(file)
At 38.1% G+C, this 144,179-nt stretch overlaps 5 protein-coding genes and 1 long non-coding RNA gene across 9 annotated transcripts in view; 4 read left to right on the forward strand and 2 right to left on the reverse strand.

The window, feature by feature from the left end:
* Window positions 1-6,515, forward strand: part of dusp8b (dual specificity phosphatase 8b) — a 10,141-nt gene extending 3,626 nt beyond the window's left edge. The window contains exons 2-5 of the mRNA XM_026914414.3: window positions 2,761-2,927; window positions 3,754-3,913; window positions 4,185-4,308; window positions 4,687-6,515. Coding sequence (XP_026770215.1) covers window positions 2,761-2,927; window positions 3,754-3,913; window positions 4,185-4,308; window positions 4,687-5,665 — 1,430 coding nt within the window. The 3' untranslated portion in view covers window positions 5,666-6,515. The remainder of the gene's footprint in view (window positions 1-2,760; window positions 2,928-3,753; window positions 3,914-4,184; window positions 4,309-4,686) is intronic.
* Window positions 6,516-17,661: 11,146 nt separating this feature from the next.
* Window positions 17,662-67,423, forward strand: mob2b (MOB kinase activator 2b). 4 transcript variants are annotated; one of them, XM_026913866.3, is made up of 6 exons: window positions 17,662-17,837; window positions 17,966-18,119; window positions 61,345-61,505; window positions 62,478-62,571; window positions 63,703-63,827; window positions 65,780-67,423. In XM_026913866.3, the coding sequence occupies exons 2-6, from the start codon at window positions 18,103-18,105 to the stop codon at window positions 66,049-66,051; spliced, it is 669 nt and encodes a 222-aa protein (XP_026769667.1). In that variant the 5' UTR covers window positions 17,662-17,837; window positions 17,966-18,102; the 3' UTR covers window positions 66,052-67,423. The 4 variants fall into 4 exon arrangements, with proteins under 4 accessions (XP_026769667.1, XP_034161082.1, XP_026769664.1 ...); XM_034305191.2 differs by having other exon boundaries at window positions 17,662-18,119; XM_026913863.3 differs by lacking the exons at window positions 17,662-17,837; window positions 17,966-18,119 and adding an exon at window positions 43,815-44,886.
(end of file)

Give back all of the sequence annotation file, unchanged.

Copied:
At 38.1% G+C, this 144,179-nt stretch overlaps 5 protein-coding genes and 1 long non-coding RNA gene across 9 annotated transcripts in view; 4 read left to right on the forward strand and 2 right to left on the reverse strand.

The window, feature by feature from the left end:
* Window positions 1-6,515, forward strand: part of dusp8b (dual specificity phosphatase 8b) — a 10,141-nt gene extending 3,626 nt beyond the window's left edge. The window contains exons 2-5 of the mRNA XM_026914414.3: window positions 2,761-2,927; window positions 3,754-3,913; window positions 4,185-4,308; window positions 4,687-6,515. Coding sequence (XP_026770215.1) covers window positions 2,761-2,927; window positions 3,754-3,913; window positions 4,185-4,308; window positions 4,687-5,665 — 1,430 coding nt within the window. The 3' untranslated portion in view covers window positions 5,666-6,515. The remainder of the gene's footprint in view (window positions 1-2,760; window positions 2,928-3,753; window positions 3,914-4,184; window positions 4,309-4,686) is intronic.
* Window positions 6,516-17,661: 11,146 nt separating this feature from the next.
* Window positions 17,662-67,423, forward strand: mob2b (MOB kinase activator 2b). 4 transcript variants are annotated; one of them, XM_026913866.3, is made up of 6 exons: window positions 17,662-17,837; window positions 17,966-18,119; window positions 61,345-61,505; window positions 62,478-62,571; window positions 63,703-63,827; window positions 65,780-67,423. In XM_026913866.3, the coding sequence occupies exons 2-6, from the start codon at window positions 18,103-18,105 to the stop codon at window positions 66,049-66,051; spliced, it is 669 nt and encodes a 222-aa protein (XP_026769667.1). In that variant the 5' UTR covers window positions 17,662-17,837; window positions 17,966-18,102; the 3' UTR covers window positions 66,052-67,423. The 4 variants fall into 4 exon arrangements, with proteins under 4 accessions (XP_026769667.1, XP_034161082.1, XP_026769664.1 ...); XM_034305191.2 differs by having other exon boundaries at window positions 17,662-18,119; XM_026913863.3 differs by lacking the exons at window positions 17,662-17,837; window positions 17,966-18,119 and adding an exon at window positions 43,815-44,886.